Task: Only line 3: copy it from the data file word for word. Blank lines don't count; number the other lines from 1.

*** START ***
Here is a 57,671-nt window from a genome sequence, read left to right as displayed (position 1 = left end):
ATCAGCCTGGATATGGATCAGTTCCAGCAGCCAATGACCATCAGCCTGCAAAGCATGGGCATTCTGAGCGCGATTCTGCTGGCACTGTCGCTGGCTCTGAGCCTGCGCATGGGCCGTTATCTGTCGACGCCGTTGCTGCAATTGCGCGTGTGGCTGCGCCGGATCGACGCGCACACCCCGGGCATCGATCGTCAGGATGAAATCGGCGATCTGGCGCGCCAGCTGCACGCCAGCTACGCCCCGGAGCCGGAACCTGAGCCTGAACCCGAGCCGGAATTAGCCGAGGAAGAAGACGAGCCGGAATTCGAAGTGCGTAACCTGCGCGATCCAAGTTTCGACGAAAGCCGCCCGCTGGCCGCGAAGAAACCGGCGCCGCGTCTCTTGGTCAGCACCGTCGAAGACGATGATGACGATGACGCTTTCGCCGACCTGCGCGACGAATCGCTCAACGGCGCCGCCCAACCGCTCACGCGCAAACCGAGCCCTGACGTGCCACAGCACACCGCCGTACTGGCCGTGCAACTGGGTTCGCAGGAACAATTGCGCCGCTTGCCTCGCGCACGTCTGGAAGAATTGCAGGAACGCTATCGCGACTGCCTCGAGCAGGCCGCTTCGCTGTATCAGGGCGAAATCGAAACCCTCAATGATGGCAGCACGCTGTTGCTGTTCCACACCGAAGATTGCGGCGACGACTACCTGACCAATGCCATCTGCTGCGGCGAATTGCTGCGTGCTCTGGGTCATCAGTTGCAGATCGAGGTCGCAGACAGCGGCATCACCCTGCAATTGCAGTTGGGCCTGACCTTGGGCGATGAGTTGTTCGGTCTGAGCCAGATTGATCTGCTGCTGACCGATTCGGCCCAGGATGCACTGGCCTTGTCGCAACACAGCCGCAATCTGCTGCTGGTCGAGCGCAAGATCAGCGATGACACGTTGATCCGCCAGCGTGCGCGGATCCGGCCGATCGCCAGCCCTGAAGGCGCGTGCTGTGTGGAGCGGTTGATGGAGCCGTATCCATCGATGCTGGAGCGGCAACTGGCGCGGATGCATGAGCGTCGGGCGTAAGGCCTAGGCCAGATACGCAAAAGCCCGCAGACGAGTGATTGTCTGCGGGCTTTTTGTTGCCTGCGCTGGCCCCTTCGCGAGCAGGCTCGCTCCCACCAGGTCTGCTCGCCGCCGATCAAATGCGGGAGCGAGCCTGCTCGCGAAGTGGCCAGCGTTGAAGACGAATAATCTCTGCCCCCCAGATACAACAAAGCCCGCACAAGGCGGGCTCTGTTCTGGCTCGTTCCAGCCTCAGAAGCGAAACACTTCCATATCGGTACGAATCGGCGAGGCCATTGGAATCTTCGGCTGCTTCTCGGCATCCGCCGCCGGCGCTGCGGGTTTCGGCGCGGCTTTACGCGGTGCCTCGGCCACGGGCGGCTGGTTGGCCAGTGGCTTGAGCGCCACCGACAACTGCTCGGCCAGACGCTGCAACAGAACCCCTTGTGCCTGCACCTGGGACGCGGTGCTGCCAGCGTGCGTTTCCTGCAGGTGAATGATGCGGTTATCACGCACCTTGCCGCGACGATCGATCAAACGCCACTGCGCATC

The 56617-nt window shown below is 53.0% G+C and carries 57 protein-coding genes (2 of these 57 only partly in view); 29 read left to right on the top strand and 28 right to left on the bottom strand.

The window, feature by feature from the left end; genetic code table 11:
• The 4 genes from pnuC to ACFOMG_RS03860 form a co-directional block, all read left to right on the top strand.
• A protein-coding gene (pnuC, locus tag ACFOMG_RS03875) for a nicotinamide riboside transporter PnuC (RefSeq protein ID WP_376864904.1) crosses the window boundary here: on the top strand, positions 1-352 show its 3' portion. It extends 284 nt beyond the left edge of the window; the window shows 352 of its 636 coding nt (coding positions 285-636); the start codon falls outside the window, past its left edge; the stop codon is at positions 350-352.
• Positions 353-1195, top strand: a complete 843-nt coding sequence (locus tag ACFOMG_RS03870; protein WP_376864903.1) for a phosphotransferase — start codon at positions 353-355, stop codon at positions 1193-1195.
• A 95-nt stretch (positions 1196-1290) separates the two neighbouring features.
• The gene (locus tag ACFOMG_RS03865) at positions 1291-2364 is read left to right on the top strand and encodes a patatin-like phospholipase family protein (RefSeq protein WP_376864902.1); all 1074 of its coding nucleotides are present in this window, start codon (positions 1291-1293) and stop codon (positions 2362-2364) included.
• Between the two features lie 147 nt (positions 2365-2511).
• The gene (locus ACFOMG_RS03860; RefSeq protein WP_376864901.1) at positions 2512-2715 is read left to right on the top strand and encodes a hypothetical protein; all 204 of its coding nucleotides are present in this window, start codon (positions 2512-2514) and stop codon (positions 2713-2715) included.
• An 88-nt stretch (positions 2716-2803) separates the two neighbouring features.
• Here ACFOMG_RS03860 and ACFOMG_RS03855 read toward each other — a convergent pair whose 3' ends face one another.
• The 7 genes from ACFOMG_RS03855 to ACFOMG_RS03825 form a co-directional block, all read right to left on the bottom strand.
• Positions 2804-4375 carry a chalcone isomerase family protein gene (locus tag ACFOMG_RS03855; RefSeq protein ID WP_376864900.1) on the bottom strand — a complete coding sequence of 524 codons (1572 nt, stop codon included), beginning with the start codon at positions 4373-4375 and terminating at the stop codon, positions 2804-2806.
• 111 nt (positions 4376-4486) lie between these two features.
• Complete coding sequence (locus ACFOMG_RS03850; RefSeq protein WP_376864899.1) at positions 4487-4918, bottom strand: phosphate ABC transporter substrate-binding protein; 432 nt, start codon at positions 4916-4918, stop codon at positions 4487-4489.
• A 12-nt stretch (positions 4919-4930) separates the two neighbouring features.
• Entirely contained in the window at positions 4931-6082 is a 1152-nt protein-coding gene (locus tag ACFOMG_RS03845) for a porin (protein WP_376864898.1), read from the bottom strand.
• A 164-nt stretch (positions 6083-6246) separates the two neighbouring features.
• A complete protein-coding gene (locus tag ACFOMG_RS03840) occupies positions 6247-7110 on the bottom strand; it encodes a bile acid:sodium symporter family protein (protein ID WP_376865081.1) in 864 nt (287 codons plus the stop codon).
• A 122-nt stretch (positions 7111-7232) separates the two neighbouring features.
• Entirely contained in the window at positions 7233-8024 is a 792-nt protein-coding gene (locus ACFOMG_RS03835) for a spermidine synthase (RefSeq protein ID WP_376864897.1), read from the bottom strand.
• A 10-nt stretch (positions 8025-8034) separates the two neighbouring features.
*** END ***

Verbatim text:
The 56617-nt window shown below is 53.0% G+C and carries 57 protein-coding genes (2 of these 57 only partly in view); 29 read left to right on the top strand and 28 right to left on the bottom strand.